JewishEncyclopedia.com

The unedited full-text of the 1906 Jewish Encyclopedia
- Phrase search: "names of god"
- Exclude terms: "names of god" -zerah
- Volume/Page: v9 p419
- Diacritics optional: Ḥanukkah or hanukkah
- Search by Author: altruism author:Hirsch
search tips & recommendations

SPEKTOR, ISAAC ELHANAN:

Early Struggles.

Russian rabbi and author; born at Rosh, government of Grodno, 1817; died at Kovno March 6, 1896. His father, Israel Issar, who was rabbi of Resh and had a leaning toward Ḥasidism, was his first teacher. Young Isaac Elhanan made remarkable progress in his Talmudical studies, and was soon famous as an "'ilui," or prodigy. At the age of thirteen he married, and settled with his wife's parents in Vilkovisk, where he remained for six years. He was for a short time the pupil of R. Elijah Schick; and later he studied under Benjamin Diskin, rabbi of Vilkovisk, who, much impressed by his agreeable manners and great ability, accepted him as a pupil and as the fellow student of his son Joshua Löb Diskin, afterward rabbi of Brisk. Spektor received his "semikah," or ordination, from Benjamin Diskin and from R. Isaac Ḥaber of Tiktin (later of Suwalki). The 300 rubles which his wife had brought him as dowry having been lost through the bankruptcy of his debtor, Spektor, being unable to rely any longer on his father-in-law for support, became in 1837 rabbi of the small adjacent town of Sabelin, with a weekly salary of five Polish gulden. He remained there in great poverty for about two years, when he went to Karlin and introduced himself to R. Jacob of that town (author of "Mishkenot Ya'aḳob"), then considered one of the foremost rabbis of Russia. Jacob was so favorably impressed by the extensive learning and the carefulness of the young man that he recommended him to the first community desiring a rabbi, namely, that of Baresa, where the salary was one ruble a week. Spektor entered upon his new charge in 1839, and made rapid progress. A dispute which he had with Rabbi Isaac of Shavel concerning the formula of a document relating to divorce ended when Isaac, who was much older and better known than Spektor, acknowledged the latter to be in the right.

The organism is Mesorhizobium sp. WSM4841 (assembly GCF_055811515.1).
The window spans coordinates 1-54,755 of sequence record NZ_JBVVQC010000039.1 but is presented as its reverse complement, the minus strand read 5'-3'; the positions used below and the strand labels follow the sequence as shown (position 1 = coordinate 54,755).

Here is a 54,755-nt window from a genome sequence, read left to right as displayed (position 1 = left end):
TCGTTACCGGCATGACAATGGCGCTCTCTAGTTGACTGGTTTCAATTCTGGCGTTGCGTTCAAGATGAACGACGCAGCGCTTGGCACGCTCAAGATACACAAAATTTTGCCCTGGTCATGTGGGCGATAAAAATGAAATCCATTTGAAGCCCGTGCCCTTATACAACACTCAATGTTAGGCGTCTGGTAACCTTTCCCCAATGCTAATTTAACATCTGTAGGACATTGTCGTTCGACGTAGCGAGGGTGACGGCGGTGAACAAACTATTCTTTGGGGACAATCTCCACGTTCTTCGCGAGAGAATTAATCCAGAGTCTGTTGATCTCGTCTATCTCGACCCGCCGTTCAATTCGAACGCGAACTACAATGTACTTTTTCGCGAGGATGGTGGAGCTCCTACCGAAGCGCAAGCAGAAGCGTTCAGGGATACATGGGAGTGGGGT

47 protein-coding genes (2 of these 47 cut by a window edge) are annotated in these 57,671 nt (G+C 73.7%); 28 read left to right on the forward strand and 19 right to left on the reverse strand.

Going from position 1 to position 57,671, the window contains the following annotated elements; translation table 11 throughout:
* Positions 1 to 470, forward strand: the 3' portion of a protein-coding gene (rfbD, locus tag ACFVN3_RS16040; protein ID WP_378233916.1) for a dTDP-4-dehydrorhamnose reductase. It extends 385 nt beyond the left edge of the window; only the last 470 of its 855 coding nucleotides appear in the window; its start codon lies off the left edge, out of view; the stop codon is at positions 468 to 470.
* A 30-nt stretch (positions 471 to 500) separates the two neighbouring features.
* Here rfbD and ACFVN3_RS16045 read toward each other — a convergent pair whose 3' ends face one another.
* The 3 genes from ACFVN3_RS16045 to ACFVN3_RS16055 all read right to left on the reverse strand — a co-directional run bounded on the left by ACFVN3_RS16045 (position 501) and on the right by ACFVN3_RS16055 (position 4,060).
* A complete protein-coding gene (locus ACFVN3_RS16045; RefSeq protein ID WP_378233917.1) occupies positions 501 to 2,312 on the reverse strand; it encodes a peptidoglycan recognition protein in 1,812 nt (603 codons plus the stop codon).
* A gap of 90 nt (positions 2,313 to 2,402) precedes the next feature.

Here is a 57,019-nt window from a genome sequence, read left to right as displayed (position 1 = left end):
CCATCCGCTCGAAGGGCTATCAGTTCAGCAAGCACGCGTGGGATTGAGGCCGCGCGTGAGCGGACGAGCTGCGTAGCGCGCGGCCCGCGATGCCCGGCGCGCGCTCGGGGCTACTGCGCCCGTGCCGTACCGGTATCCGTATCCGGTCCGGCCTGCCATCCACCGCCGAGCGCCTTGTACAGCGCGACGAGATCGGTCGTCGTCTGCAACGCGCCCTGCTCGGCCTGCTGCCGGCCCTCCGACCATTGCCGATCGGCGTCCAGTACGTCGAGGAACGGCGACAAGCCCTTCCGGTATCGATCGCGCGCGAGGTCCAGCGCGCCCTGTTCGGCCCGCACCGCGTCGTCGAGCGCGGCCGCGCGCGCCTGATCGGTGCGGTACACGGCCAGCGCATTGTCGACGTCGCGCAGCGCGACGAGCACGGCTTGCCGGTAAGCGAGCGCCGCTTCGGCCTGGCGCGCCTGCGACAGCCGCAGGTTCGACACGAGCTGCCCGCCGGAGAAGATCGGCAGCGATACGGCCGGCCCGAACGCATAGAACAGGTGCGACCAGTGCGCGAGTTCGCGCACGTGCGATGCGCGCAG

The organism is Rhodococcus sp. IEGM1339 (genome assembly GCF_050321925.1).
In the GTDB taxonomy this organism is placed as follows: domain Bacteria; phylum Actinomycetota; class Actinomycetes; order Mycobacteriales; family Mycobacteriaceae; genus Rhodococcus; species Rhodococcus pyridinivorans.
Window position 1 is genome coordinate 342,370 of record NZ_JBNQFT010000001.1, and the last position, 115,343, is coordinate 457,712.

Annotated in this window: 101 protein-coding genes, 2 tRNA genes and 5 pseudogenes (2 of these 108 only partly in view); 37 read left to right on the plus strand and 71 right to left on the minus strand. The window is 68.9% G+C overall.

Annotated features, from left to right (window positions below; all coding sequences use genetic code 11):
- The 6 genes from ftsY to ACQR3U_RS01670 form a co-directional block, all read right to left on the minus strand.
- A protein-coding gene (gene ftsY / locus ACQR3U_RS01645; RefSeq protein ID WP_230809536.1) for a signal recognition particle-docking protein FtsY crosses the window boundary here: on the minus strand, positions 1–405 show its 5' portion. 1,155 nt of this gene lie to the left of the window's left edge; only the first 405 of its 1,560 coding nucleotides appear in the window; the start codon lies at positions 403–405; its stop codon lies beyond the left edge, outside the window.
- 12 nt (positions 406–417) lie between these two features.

Rabbinical Positions.

In 1846 Spektor was chosen rabbi of Nishvez, government of Minsk; but the community of Baresa was unwilling to let him go, and he was obliged to leave the town at night. The salary of his new position, four rubles a week, was a munificent one for those days; and at first many of the older members of the community objected to so young a rabbi. After he had become known, however, his popularity was such that when he decided to accept the rabbinate of Novohrodok (government of Kovno), whose community had exonerated him of a false charge made against him by an informer of Nishvez, the people of the latter town wished to restrain him; and he had to leave it, as he had left Baresa, stealthily at night. He went to Novohrodok in May, 1851, and remained there until the same month in 1864, when he accepted the rabbinate of Kovno, which he occupied until his death.

Isaac Elhanan Spektor.